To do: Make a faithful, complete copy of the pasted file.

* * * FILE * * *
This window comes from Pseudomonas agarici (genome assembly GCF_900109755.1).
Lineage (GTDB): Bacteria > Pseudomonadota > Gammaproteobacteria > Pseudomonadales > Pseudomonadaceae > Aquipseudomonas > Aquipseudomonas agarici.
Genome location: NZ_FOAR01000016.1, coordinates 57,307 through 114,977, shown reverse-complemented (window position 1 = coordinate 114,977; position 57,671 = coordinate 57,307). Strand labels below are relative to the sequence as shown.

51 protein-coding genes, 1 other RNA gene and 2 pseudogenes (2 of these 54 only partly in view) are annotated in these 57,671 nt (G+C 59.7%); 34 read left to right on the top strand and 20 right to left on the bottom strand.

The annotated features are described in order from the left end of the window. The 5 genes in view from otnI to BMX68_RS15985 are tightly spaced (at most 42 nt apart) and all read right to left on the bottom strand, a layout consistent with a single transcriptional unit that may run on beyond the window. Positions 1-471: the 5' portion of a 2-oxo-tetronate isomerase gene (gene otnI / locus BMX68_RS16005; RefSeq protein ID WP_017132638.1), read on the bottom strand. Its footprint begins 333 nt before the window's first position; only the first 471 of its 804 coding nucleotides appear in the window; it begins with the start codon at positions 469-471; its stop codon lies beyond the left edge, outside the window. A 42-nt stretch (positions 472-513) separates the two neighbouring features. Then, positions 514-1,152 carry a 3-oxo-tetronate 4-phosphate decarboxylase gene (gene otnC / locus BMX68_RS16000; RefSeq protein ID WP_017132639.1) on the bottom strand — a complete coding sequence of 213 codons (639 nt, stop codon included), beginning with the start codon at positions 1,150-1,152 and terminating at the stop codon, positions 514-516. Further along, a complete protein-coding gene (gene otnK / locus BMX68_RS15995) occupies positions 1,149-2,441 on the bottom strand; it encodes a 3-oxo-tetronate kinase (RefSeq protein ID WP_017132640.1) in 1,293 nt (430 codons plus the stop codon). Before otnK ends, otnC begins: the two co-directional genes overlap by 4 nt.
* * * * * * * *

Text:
This window comes from Pseudomonas agarici (genome assembly GCF_900109755.1).
Lineage (GTDB): Bacteria > Pseudomonadota > Gammaproteobacteria > Pseudomonadales > Pseudomonadaceae > Aquipseudomonas > Aquipseudomonas agarici.
Genome location: NZ_FOAR01000016.1, coordinates 57,307 through 114,977, shown reverse-complemented (window position 1 = coordinate 114,977; position 57,671 = coordinate 57,307). Strand labels below are relative to the sequence as shown.

51 protein-coding genes, 1 other RNA gene and 2 pseudogenes (2 of these 54 only partly in view) are annotated in these 57,671 nt (G+C 59.7%); 34 read left to right on the top strand and 20 right to left on the bottom strand.

The annotated features are described in order from the left end of the window. The 5 genes in view from otnI to BMX68_RS15985 are tightly spaced (at most 42 nt apart) and all read right to left on the bottom strand, a layout consistent with a single transcriptional unit that may run on beyond the window. Positions 1-471: the 5' portion of a 2-oxo-tetronate isomerase gene (gene otnI / locus BMX68_RS16005; RefSeq protein ID WP_017132638.1), read on the bottom strand. Its footprint begins 333 nt before the window's first position; only the first 471 of its 804 coding nucleotides appear in the window; it begins with the start codon at positions 469-471; its stop codon lies beyond the left edge, outside the window. A 42-nt stretch (positions 472-513) separates the two neighbouring features. Then, positions 514-1,152 carry a 3-oxo-tetronate 4-phosphate decarboxylase gene (gene otnC / locus BMX68_RS16000; RefSeq protein ID WP_017132639.1) on the bottom strand — a complete coding sequence of 213 codons (639 nt, stop codon included), beginning with the start codon at positions 1,150-1,152 and terminating at the stop codon, positions 514-516. Further along, a complete protein-coding gene (gene otnK / locus BMX68_RS15995) occupies positions 1,149-2,441 on the bottom strand; it encodes a 3-oxo-tetronate kinase (RefSeq protein ID WP_017132640.1) in 1,293 nt (430 codons plus the stop codon). Before otnK ends, otnC begins: the two co-directional genes overlap by 4 nt.